Published at: The Daily Star, February 06, 2019
The central bank will hold a meeting today to amend the Bankruptcy Act, 1997 with the view to handing out exemplary punishment to habitual defaulters.
The meeting, which will explore all legal options, will involve the managing directors of banks, Law Commission Chairman ABM Khairul Haque and Bangladesh International Arbitration Centre CEO Muhammad A (Rumee) Ali.
The move comes at a time when default loans have reached a record high: as of September last year, the ratio of non-performing loans stood at 11.45 percent of the total outstanding loans. In terms of amount, it is Tk 99,370 crore, according to data from the Bangladesh Bank.
Unscrupulous borrowers usually keep disputed assets as collateral to take loans, which later create a tough situation for the lenders when they try to recover money, said Imran Ahmed Bhuiyan, a deputy attorney general.
When lenders turn to the Artha Rin Adalat (Money Loan Court) they usually get the go-ahead to auction off the properties put up as collateral. But when news spreads that the properties are disputed the auction leads to no takers, sending banks back to square one.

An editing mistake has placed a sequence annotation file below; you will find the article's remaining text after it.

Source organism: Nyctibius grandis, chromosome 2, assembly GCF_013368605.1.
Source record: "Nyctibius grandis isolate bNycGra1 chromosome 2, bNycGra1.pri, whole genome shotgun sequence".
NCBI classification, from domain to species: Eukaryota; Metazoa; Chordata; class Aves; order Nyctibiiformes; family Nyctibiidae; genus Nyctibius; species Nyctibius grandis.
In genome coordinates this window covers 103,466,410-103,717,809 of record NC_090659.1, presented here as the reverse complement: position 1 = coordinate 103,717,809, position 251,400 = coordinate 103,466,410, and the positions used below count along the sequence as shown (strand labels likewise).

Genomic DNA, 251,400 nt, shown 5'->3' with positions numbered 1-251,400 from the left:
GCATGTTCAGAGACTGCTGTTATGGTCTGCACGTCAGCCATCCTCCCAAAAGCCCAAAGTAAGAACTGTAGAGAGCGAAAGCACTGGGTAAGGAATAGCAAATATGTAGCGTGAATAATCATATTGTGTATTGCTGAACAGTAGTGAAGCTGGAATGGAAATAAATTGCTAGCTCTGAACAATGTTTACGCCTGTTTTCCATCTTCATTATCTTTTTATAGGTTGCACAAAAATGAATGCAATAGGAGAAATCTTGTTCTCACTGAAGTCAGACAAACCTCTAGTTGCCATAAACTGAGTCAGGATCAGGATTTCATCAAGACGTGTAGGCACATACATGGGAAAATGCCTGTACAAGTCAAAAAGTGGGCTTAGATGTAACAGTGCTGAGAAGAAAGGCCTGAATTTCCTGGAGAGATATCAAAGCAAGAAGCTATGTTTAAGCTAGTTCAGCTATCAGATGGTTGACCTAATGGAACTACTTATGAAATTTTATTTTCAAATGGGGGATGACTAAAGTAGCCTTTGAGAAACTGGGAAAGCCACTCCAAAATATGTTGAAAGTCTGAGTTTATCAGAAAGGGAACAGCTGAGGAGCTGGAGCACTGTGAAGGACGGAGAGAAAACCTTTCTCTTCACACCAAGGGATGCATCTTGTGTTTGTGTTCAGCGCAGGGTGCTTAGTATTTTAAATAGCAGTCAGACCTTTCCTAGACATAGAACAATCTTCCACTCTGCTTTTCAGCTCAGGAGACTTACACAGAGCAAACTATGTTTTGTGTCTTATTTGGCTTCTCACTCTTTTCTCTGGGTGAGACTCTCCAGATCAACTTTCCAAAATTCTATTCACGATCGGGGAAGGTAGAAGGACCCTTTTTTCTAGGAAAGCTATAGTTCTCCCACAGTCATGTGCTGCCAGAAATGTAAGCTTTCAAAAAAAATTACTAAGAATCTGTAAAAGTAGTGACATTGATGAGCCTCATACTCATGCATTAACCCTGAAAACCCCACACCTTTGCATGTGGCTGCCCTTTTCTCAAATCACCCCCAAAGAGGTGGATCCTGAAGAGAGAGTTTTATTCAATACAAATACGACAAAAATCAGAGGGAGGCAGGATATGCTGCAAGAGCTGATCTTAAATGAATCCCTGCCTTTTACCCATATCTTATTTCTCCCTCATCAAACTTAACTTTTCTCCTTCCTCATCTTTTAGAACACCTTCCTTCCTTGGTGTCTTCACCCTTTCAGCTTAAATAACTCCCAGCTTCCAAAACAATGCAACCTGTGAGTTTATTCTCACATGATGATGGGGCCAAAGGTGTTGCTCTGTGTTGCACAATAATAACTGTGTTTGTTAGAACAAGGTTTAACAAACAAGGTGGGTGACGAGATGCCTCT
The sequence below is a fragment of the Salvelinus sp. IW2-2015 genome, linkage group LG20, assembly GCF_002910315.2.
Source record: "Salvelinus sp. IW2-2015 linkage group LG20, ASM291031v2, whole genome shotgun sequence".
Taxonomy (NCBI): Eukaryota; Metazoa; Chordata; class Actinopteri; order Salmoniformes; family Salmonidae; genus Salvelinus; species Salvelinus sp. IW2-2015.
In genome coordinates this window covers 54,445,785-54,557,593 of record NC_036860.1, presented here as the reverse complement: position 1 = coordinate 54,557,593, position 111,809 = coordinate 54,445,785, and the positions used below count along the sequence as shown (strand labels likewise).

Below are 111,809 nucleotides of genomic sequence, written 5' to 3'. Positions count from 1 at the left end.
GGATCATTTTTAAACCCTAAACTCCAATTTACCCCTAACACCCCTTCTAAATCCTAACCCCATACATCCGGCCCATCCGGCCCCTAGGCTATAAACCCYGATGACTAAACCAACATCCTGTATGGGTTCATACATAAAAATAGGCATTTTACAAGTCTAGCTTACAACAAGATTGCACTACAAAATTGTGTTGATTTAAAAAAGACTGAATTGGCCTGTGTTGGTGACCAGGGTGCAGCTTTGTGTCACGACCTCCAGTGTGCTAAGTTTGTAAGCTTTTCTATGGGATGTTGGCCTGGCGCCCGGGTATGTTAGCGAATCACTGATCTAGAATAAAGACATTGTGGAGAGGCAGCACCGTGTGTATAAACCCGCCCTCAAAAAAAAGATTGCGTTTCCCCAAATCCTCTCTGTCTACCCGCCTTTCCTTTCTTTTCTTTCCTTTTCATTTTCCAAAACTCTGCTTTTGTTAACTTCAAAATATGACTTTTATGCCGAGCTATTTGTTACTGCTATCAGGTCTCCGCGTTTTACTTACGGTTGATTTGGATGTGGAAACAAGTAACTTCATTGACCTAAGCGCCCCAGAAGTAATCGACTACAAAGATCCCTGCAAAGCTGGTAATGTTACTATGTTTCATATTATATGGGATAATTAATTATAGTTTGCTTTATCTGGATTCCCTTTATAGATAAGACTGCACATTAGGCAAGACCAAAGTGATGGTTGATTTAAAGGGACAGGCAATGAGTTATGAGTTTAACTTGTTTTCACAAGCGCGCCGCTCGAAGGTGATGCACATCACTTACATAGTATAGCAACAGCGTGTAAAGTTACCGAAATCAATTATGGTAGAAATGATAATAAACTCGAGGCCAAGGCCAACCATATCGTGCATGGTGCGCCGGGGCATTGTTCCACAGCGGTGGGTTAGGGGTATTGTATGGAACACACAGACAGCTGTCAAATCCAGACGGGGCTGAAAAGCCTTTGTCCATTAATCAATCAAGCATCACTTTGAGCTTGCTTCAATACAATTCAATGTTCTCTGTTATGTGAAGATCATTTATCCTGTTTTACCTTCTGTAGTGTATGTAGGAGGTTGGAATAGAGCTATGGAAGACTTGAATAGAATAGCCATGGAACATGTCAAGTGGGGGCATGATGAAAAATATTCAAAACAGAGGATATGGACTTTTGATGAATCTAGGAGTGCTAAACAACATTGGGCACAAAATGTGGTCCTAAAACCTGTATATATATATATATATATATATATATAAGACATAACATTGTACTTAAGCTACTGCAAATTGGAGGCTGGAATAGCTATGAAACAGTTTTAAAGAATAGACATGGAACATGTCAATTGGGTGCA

After climbing several legal steps lenders can then consult the Bankruptcy Act, which empowers the government to sell off the assets of the defaulters to pay back the lenders.
But the problem with the existing Bankruptcy Act is that there is no specific timeframe by which creditors will get their funds back even after the court declares the defaulters as bankrupt.
Furthermore, it is not possible to file a case under the Artha Rin Adalat Ain 2003 and the Bankruptcy Act at the same time.
The core objectives of the Artha Rin Adalat Ain 2003 and the Bankruptcy Act are almost the same, so there should be an interrelation between the two acts, said an initial assessment paper on the act prepared by the central bank.
As per the Artha Rin Adalat Ain, money loan courts issue decrees in favour of banks when they successfully establish that defaulters owe them money.
Before setting up auctions to sell collaterals, the courts instruct defaulters to repay loans within 90 days.
If defaulters fail to repay the loans within the deadline, the money loan courts are to send a copy of their verdicts to the bankruptcy court, according to the central bank suggestion.
The courts also should keep an option open for defaulters before they are declared bankrupt in order to give them a final chance to repay loans in line with the bankruptcy act in the US.
The government should set up a dedicated bankruptcy courts in every district to speed up the proceedings, the BB paper said.
The bankruptcy act was enacted in 1997 but a majority of banks continue to show unwillingness to get the legal support from it because of the lengthy process, said Syed Mahbubur Rahman, chairman of the Association of Bankers, Bangladesh.